Loving the Fallen
The God we serve is a loving God. The characteristics of graciousness and compassion belong to our God, and because of this we continue to live and have a wonderful hope to sustain us in spite of our past sins. Without this gift from God's hand, we would be lost without hope or recourse.
But this rescue from the "wrath to come" (1 Thessalonians 1:10) does not come without cost and condition. Jesus paid the cost and bought for us the gift of salvation with His sacrifice. We must receive and retain His gift by an obedient faith. This series of articles deal with retaining God's gift when one has stumbled and fallen.
God does not
stop loving the fallen. Nor should we. But though He is patient, He does
require something of those who fall if they are to return to Him and avoid
judgment. He is eager to relent of dispensing His righteous anger upon
sinners, but requires a sincere repentance and a return to Him.
“And rend your heart and not your garments. Now return to the LORD your God, For He is gracious and compassionate, Slow to anger, abounding in lovingkindness And relenting of evil.” (Joel 2:13).
Consider now the
role of those who are spiritually sound in the matter of reconciling the
fallen to the Lord. Far be it from us to be like the brother of the
"Prodigal son" who resented his brother's return to the father (Luke
15:11-32)! How unlike the Father's heart are the hearts of those who harbor
similar resentments, or view the struggling or fallen with contempt rather
You Who Are Spiritual
"Brethren, even if anyone is caught in any trespass, you who are spiritual, restore such a one in a spirit of gentleness; each one looking to yourself, so that you too will not be tempted." (Galatians 6:1).
It is obviously
a serious problem when a Christian is "caught up in any trespass". The idea
of "any trespass" suggests to us that no matter how the trespass has
effected me personally, that there needs to be a genuine, heartfelt desire
that brings forth action on my part to see the fallen one reconciled to God.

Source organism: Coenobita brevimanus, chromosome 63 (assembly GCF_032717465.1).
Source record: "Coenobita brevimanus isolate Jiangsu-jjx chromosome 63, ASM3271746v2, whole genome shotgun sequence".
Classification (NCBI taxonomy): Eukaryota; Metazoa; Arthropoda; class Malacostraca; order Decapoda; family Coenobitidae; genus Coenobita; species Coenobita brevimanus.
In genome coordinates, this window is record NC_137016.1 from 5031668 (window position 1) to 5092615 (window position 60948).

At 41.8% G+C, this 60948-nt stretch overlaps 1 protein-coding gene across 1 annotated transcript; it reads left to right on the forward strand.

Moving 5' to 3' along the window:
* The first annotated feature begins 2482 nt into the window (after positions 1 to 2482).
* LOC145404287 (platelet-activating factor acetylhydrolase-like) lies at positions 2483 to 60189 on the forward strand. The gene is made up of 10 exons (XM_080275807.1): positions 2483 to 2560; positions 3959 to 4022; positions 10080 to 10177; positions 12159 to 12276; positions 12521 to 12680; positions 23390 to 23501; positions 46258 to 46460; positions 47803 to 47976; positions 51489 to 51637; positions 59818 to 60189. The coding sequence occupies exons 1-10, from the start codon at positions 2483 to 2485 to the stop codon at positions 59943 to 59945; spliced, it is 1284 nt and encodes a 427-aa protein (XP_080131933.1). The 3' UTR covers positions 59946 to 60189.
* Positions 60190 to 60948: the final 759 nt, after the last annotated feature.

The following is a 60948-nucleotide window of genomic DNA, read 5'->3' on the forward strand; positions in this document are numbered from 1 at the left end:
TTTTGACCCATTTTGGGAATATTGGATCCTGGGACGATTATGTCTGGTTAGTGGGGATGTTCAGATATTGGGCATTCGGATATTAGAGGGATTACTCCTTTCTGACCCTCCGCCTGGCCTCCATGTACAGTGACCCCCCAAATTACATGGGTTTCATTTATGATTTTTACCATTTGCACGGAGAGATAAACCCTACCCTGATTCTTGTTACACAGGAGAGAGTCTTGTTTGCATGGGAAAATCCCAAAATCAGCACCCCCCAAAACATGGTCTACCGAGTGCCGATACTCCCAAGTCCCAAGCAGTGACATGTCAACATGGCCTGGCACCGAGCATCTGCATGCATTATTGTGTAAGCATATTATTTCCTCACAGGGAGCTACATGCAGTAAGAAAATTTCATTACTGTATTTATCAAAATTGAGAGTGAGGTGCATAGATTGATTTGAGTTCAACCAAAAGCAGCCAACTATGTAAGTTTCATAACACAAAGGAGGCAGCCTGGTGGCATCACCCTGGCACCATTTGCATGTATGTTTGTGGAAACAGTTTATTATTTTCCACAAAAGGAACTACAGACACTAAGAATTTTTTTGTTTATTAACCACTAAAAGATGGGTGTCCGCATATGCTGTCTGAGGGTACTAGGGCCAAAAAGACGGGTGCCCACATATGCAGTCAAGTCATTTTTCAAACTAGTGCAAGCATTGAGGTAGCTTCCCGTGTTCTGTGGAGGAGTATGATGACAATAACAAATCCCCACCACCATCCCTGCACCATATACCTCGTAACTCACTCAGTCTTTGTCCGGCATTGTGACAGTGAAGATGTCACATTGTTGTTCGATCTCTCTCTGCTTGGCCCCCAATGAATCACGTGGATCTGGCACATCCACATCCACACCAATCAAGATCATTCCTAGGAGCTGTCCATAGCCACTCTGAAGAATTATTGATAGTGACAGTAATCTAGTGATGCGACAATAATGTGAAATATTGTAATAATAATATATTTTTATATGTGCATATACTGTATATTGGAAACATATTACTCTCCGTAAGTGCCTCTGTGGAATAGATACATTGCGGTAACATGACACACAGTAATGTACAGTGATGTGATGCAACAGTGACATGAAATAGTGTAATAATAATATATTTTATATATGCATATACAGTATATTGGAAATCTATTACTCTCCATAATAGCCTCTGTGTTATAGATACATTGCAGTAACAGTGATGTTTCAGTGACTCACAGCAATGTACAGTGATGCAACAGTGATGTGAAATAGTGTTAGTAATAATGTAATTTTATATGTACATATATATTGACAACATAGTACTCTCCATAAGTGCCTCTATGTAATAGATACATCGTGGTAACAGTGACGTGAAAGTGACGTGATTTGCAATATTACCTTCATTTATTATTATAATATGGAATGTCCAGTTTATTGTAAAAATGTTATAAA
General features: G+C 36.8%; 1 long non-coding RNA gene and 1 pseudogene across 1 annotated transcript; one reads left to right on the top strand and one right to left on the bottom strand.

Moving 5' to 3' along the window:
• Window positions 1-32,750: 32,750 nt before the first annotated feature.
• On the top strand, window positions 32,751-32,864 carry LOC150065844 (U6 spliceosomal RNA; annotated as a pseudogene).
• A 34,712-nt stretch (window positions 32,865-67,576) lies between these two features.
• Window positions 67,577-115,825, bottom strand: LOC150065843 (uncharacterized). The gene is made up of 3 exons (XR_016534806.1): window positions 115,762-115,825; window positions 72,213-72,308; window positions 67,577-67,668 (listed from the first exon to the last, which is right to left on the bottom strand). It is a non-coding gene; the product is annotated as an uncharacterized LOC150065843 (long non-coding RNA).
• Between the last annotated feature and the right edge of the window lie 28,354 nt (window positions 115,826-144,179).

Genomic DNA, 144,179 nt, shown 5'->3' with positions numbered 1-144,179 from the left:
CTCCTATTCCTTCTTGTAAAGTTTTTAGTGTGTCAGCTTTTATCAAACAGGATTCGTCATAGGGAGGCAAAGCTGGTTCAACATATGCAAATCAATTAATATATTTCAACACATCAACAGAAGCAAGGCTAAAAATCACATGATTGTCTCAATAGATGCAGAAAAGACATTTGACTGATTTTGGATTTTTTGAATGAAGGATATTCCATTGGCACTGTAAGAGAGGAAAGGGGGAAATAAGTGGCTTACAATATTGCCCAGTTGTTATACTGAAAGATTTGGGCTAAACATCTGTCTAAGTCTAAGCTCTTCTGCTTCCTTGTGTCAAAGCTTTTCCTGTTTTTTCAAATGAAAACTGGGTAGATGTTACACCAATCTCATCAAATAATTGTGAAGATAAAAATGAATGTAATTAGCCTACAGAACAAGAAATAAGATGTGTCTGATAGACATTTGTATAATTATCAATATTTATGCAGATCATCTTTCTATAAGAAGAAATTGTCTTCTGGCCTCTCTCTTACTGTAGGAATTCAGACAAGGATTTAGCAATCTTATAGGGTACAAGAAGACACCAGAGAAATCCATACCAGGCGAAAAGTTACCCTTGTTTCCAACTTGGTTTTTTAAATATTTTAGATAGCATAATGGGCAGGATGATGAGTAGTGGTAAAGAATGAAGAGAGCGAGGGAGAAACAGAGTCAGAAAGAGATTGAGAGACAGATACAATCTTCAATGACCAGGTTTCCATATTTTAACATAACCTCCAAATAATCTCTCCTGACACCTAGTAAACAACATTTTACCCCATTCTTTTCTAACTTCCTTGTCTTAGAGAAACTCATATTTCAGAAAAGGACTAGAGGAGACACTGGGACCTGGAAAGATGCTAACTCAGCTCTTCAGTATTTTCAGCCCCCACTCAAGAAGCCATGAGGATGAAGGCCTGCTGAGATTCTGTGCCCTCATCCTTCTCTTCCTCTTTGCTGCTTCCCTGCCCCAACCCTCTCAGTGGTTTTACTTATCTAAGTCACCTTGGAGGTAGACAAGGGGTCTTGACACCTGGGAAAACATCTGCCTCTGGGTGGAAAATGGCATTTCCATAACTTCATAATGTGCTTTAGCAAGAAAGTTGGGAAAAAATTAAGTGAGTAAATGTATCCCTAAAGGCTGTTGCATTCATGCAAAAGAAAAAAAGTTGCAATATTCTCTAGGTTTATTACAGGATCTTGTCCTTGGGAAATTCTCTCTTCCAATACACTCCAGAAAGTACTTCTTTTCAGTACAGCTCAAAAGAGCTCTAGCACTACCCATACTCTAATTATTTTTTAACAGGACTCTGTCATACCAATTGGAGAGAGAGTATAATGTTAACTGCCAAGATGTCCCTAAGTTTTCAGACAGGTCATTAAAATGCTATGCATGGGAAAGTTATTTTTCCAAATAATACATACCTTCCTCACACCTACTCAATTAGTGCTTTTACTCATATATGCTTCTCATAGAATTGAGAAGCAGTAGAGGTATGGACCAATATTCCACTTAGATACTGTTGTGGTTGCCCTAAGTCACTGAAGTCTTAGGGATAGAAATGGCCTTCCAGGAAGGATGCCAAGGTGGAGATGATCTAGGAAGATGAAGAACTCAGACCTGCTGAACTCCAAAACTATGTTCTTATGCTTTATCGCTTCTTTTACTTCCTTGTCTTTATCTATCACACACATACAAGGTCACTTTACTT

To harbor ill will because someone has hurt me deeply is neither righteous
nor spiritual. We recall our Savior, showing once again the extent of the
graciousness of God, praying for His tormentors even while suffering so at
their hands (Luke 23:34). Seeing His example, can any of us plead that we
have an excuse not to desire forgiveness for anyone who has fallen, whether
his or her fall hurt us personally or not?
We also note that those who are truly spiritual seek to restore the lost. Spiritual men and women are not interested in comparing themselves to those who have fallen away so that they might compare favorably. The Scriptures say that those who insist on making such comparisons are "without understanding" (2 Corinthians 10:12).
We are to approach a fallen child of God is with a "spirit of gentleness". That means to have a mild demeanor. We are not to approach such a one with the intention of "beating him into submission". There is not to be any vain pride or self-seeking glory in our approach. The goal is restoration of the brother and the destruction of the transgressing behavior, not the destruction of both the transgressor and the transgression. The old saying is true: "Love the sinner; hate the sin".
Fulfilling Christ's Law
"Bear one another's burdens, and thereby fulfill the law of Christ." (Galatians 6:2). Helping another to bear his burden without rancor or grumbling confirms our loyalty to Christ and His Law. If I am thinking I need to belligerently or abusively deal with a fallen brother who has transgressed the Law of Christ so everyone will know how much I respect Christ's Law and hate sin, then I have missed it altogether. It is when I approach the sinner with the compassionate mercy of Christ that I fulfill His Law. Jesus said, "A new commandment I give to you, that you love one another, even as I have loved you, that you also love one another" (John 13:34).
source of peace is finding a way to be of service to others. Jesus
repeatedly taught that service is the path to greatness in His kingdom. We
are urged to "admonish the unruly" and "encourage the fainthearted". We are
to "help the weak" and we are to "be patient with everyone"! We are to
"always seek after that which is good for one another" (1 Thessalonians
What Do You Think?
"For if anyone thinks he is something when he is nothing, he deceives himself." (Galatians 6:3). This reminder suggests that if one is really spiritual in his self-concept, then he will be much more able to approach the fallen in the manner God requires. The spiritual brother knows and accepts his place in God's plan.
God commands our efforts
in behalf of the fallen. We are also aware of our own shortcomings and so
never undertake such a task without careful introspection; "each one looking
to yourself, so that you too will not be tempted." Let us be sure and
fulfill the Law of Christ as we make ourselves sensitive to the needs of
others and seek to restore the fallen.
Jon W. Quinn
From Expository Files 22.6; June 2015